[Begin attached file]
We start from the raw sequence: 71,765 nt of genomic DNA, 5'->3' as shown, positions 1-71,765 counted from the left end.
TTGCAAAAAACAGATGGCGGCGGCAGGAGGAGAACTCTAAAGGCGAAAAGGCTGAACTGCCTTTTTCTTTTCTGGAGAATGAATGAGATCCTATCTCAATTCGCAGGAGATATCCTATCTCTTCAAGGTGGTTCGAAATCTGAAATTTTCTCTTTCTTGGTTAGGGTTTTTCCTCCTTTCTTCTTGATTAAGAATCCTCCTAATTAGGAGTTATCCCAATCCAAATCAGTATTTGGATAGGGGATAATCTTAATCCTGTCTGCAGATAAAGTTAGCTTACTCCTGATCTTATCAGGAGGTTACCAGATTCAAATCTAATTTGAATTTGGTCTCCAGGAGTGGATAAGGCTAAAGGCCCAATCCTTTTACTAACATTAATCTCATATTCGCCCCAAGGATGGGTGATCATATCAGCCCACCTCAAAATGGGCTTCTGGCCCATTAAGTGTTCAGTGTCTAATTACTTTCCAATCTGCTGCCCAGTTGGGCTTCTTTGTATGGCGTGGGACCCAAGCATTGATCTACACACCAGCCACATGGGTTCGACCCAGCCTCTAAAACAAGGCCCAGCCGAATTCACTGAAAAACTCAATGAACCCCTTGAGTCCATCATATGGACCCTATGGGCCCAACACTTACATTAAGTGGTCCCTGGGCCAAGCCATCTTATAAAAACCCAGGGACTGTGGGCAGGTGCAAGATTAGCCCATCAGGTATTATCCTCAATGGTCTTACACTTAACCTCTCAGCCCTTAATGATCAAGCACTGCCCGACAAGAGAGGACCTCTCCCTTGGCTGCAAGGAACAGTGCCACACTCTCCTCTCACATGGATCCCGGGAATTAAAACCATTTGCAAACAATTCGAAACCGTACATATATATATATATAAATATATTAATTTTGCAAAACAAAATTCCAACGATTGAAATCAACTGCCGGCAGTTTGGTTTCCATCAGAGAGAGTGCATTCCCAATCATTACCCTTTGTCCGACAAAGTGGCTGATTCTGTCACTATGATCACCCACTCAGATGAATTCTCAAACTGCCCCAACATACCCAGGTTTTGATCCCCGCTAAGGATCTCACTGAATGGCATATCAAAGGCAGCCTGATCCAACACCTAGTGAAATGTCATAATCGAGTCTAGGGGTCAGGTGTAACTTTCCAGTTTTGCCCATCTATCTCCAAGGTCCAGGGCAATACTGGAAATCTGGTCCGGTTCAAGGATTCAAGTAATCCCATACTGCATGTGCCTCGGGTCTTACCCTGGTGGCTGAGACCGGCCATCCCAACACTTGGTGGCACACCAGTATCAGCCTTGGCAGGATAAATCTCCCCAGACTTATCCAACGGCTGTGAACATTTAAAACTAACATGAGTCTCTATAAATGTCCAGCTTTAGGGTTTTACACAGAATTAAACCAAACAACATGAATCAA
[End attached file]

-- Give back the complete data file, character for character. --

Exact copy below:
We start from the raw sequence: 71,765 nt of genomic DNA, 5'->3' as shown, positions 1-71,765 counted from the left end.
TTGCAAAAAACAGATGGCGGCGGCAGGAGGAGAACTCTAAAGGCGAAAAGGCTGAACTGCCTTTTTCTTTTCTGGAGAATGAATGAGATCCTATCTCAATTCGCAGGAGATATCCTATCTCTTCAAGGTGGTTCGAAATCTGAAATTTTCTCTTTCTTGGTTAGGGTTTTTCCTCCTTTCTTCTTGATTAAGAATCCTCCTAATTAGGAGTTATCCCAATCCAAATCAGTATTTGGATAGGGGATAATCTTAATCCTGTCTGCAGATAAAGTTAGCTTACTCCTGATCTTATCAGGAGGTTACCAGATTCAAATCTAATTTGAATTTGGTCTCCAGGAGTGGATAAGGCTAAAGGCCCAATCCTTTTACTAACATTAATCTCATATTCGCCCCAAGGATGGGTGATCATATCAGCCCACCTCAAAATGGGCTTCTGGCCCATTAAGTGTTCAGTGTCTAATTACTTTCCAATCTGCTGCCCAGTTGGGCTTCTTTGTATGGCGTGGGACCCAAGCATTGATCTACACACCAGCCACATGGGTTCGACCCAGCCTCTAAAACAAGGCCCAGCCGAATTCACTGAAAAACTCAATGAACCCCTTGAGTCCATCATATGGACCCTATGGGCCCAACACTTACATTAAGTGGTCCCTGGGCCAAGCCATCTTATAAAAACCCAGGGACTGTGGGCAGGTGCAAGATTAGCCCATCAGGTATTATCCTCAATGGTCTTACACTTAACCTCTCAGCCCTTAATGATCAAGCACTGCCCGACAAGAGAGGACCTCTCCCTTGGCTGCAAGGAACAGTGCCACACTCTCCTCTCACATGGATCCCGGGAATTAAAACCATTTGCAAACAATTCGAAACCGTACATATATATATATATAAATATATTAATTTTGCAAAACAAAATTCCAACGATTGAAATCAACTGCCGGCAGTTTGGTTTCCATCAGAGAGAGTGCATTCCCAATCATTACCCTTTGTCCGACAAAGTGGCTGATTCTGTCACTATGATCACCCACTCAGATGAATTCTCAAACTGCCCCAACATACCCAGGTTTTGATCCCCGCTAAGGATCTCACTGAATGGCATATCAAAGGCAGCCTGATCCAACACCTAGTGAAATGTCATAATCGAGTCTAGGGGTCAGGTGTAACTTTCCAGTTTTGCCCATCTATCTCCAAGGTCCAGGGCAATACTGGAAATCTGGTCCGGTTCAAGGATTCAAGTAATCCCATACTGCATGTGCCTCGGGTCTTACCCTGGTGGCTGAGACCGGCCATCCCAACACTTGGTGGCACACCAGTATCAGCCTTGGCAGGATAAATCTCCCCAGACTTATCCAACGGCTGTGAACATTTAAAACTAACATGAGTCTCTATAAATGTCCAGCTTTAGGGTTTTACACAGAATTAAACCAAACAACATGAATCAA